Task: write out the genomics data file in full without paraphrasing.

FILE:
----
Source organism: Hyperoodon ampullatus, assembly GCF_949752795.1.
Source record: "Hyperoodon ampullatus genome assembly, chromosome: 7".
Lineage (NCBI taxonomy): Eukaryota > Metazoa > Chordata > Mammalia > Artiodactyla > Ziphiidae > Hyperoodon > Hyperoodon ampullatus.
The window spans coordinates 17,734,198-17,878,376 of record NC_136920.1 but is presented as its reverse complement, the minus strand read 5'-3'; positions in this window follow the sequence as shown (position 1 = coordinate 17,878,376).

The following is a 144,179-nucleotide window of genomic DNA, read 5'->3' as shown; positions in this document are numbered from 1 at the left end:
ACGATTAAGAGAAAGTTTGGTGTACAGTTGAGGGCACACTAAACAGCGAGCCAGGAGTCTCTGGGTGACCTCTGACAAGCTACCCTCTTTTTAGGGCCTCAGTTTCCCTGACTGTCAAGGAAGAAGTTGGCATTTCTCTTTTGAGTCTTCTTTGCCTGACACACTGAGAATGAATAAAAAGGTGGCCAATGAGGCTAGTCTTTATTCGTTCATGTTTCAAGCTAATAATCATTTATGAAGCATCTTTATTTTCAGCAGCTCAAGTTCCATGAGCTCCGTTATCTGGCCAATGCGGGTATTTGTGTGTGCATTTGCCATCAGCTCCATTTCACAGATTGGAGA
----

Source organism: Hyperoodon ampullatus, assembly GCF_949752795.1.
Source record: "Hyperoodon ampullatus genome assembly, chromosome: 7".
Lineage (NCBI taxonomy): Eukaryota > Metazoa > Chordata > Mammalia > Artiodactyla > Ziphiidae > Hyperoodon > Hyperoodon ampullatus.
The window spans coordinates 17,734,198-17,878,376 of record NC_136920.1 but is presented as its reverse complement, the minus strand read 5'-3'; positions in this window follow the sequence as shown (position 1 = coordinate 17,878,376).

The following is a 144,179-nucleotide window of genomic DNA, read 5'->3' as shown; positions in this document are numbered from 1 at the left end:
ACGATTAAGAGAAAGTTTGGTGTACAGTTGAGGGCACACTAAACAGCGAGCCAGGAGTCTCTGGGTGACCTCTGACAAGCTACCCTCTTTTTAGGGCCTCAGTTTCCCTGACTGTCAAGGAAGAAGTTGGCATTTCTCTTTTGAGTCTTCTTTGCCTGACACACTGAGAATGAATAAAAAGGTGGCCAATGAGGCTAGTCTTTATTCGTTCATGTTTCAAGCTAATAATCATTTATGAAGCATCTTTATTTTCAGCAGCTCAAGTTCCATGAGCTCCGTTATCTGGCCAATGCGGGTATTTGTGTGTGCATTTGCCATCAGCTCCATTTCACAGATTGGAGA